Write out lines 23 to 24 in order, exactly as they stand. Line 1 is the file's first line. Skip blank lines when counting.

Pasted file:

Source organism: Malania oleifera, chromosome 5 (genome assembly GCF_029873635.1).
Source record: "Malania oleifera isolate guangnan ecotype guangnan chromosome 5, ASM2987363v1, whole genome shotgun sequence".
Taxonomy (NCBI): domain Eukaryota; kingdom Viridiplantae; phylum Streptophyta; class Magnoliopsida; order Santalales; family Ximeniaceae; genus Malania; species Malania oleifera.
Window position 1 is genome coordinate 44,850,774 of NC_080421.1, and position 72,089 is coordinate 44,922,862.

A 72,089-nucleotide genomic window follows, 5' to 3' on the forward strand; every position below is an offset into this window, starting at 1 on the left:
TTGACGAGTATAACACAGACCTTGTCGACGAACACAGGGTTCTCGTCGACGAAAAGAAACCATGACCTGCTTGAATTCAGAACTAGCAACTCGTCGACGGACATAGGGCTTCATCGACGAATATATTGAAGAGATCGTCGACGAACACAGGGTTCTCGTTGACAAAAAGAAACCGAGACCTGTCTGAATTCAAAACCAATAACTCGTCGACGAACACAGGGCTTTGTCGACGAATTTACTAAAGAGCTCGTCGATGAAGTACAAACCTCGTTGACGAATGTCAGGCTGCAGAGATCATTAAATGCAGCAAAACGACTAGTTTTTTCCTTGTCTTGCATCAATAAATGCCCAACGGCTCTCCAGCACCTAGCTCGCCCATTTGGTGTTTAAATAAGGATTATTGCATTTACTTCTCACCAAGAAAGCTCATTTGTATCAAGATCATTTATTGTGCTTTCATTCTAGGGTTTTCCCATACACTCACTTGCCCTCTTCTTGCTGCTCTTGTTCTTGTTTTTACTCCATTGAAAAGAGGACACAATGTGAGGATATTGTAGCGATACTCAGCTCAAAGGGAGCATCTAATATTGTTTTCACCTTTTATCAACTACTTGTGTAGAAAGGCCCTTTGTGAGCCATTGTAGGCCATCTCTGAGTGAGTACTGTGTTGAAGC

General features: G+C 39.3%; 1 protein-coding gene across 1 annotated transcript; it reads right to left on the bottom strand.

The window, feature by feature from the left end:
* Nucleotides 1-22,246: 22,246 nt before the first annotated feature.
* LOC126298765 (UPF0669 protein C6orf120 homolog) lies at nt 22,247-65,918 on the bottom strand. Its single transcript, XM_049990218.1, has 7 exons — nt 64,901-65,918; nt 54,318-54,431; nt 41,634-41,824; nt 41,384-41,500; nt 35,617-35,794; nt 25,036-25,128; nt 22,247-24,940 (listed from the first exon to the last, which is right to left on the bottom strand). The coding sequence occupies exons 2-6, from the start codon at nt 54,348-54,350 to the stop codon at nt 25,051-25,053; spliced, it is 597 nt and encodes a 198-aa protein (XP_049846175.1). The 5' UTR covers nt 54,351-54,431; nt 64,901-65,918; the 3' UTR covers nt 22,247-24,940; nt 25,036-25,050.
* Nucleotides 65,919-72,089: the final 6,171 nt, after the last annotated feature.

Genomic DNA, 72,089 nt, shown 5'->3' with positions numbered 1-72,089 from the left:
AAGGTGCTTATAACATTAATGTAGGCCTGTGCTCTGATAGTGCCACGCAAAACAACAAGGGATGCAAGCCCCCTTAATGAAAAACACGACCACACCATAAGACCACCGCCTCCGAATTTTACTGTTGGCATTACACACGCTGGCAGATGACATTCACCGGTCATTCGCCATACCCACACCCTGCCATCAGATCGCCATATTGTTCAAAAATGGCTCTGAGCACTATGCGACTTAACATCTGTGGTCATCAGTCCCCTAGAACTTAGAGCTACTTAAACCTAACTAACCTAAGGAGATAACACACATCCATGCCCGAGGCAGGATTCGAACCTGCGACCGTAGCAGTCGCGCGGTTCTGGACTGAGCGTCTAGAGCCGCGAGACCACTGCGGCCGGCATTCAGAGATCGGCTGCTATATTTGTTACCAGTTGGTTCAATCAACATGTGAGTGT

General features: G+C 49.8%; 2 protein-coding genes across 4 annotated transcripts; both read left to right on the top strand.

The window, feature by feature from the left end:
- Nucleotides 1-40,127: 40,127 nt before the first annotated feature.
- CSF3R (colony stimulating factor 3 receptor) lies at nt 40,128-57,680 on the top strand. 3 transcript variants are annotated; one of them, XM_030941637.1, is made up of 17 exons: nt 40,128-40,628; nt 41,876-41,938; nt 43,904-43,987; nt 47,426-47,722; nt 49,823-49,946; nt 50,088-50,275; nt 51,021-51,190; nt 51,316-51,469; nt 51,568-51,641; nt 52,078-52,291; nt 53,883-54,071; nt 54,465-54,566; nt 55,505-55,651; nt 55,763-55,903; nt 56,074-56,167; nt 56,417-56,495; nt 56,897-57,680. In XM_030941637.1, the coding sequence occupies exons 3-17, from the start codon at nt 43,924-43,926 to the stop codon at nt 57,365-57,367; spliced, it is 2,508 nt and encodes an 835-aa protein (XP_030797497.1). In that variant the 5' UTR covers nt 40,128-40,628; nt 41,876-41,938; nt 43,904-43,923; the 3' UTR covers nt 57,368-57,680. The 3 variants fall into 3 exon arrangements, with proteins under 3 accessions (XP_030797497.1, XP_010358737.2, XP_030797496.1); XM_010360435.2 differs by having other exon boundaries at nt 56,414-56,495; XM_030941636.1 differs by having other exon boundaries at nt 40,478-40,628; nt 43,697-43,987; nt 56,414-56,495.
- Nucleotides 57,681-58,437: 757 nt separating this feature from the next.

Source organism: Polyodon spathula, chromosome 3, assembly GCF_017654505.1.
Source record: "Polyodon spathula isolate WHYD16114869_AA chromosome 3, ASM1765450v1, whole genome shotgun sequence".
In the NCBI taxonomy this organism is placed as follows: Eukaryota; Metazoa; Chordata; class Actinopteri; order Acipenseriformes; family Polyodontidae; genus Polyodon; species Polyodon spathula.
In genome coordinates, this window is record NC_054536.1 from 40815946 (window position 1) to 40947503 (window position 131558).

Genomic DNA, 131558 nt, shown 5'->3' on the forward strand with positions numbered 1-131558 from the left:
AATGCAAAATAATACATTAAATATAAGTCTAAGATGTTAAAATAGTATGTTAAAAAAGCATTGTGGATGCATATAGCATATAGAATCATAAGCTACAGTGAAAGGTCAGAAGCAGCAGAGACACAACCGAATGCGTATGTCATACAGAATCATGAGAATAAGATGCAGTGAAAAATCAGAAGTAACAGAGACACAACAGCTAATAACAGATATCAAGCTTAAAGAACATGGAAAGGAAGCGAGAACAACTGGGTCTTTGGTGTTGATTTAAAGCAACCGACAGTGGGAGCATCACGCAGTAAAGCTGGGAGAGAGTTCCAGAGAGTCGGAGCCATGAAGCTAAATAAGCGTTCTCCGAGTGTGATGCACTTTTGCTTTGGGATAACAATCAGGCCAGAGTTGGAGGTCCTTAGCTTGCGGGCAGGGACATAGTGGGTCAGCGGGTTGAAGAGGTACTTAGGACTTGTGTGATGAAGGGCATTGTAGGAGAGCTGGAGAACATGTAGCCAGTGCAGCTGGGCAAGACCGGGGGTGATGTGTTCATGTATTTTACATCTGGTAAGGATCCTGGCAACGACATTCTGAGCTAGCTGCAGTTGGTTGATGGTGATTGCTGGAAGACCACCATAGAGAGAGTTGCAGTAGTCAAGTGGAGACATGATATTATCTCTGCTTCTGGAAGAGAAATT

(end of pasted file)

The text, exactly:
Genomic DNA, 131558 nt, shown 5'->3' on the forward strand with positions numbered 1-131558 from the left:
AATGCAAAATAATACATTAAATATAAGTCTAAGATGTTAAAATAGTATGTTAAAAAAGCATTGTGGATGCATATAGCATATAGAATCATAAGCTACAGTGAAAGGTCAGAAGCAGCAGAGACACAACCGAATGCGTATGTCATACAGAATCATGAGAATAAGATGCAGTGAAAAATCAGAAGTAACAGAGACACAACAGCTAATAACAGATATCAAGCTTAAAGAACATGGAAAGGAAGCGAGAACAACTGGGTCTTTGGTGTTGATTTAAAGCAACCGACAGTGGGAGCATCACGCAGTAAAGCTGGGAGAGAGTTCCAGAGAGTCGGAGCCATGAAGCTAAATAAGCGTTCTCCGAGTGTGATGCACTTTTGCTTTGGGATAACAATCAGGCCAGAGTTGGAGGTCCTTAGCTTGCGGGCAGGGACATAGTGGGTCAGCGGGTTGAAGAGGTACTTAGGACTTGTGTGATGAAGGGCATTGTAGGAGAGCTGGAGAACATGTAGCCAGTGCAGCTGGGCAAGACCGGGGGTGATGTGTTCATGTATTTTACATCTGGTAAGGATCCTGGCAACGACATTCTGAGCTAGCTGCAGTTGGTTGATGGTGATTGCTGGAAGACCACCATAGAGAGAGTTGCAGTAGTCAAGTGGAGACATGATATTATCTCTGCTTCTGGAAGAGAAATT